How is the bilingual dictionary possible?


What are the implications of cognitive linguistics for lexicography, specifically, bilingual lexicography?
This work provides a comprehensive answer by applying major principles of cognitive semantics and grammar to the task of developing a novel model of the bilingual dictionary. Based on conceptual analysis of entry words, multi-word units, and constructions, it provides access to the conventional linguistic knowledge of native speakers. The new dictionary called a dictionary for productive comprehension suggests effective remedies for the two major faults of the conventional bilingual dictionary, i.e. unrecognizability of the SL entry as a coherent conceptual whole by the TL user, and, consequently, inability to suggest precise orientations for the user's own production of an equivalent TL text, in a countless number of cases not anticipated by the dictionary-maker.
It proves that bilingual dictionary can be something other than an inventory of disparate senses, a boundless set of translation equivalents, or an eclectic mixture of the two. It also makes linguistic units’ grammatical behavior clearly motivated and comprehensible, serving the needs of a learner as well as a translator.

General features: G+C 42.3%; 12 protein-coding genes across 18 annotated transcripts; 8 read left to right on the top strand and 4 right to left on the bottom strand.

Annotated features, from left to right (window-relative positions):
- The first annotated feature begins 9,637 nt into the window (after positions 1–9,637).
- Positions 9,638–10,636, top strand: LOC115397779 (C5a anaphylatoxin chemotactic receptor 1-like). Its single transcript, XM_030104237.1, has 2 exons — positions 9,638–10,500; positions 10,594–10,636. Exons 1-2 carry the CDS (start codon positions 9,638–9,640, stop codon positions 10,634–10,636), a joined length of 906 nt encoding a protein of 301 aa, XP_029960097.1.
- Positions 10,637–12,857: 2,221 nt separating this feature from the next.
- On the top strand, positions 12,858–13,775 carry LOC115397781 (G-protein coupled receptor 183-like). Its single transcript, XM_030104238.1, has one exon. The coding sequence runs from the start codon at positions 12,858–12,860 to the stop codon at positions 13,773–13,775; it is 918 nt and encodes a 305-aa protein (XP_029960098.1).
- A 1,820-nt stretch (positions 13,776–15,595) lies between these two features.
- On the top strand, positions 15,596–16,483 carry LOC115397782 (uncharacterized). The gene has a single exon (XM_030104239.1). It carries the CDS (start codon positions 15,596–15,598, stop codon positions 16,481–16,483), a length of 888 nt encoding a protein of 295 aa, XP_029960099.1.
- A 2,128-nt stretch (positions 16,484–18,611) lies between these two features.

Much of what is considered in this study has not yet been explored in either linguistic or lexicographic literature.

Eugene Rivelis is a researcher at the Department of Slavic Languages at Stockholm University. He is also author of two Swedish-Russian dictionaries and a professional translator.

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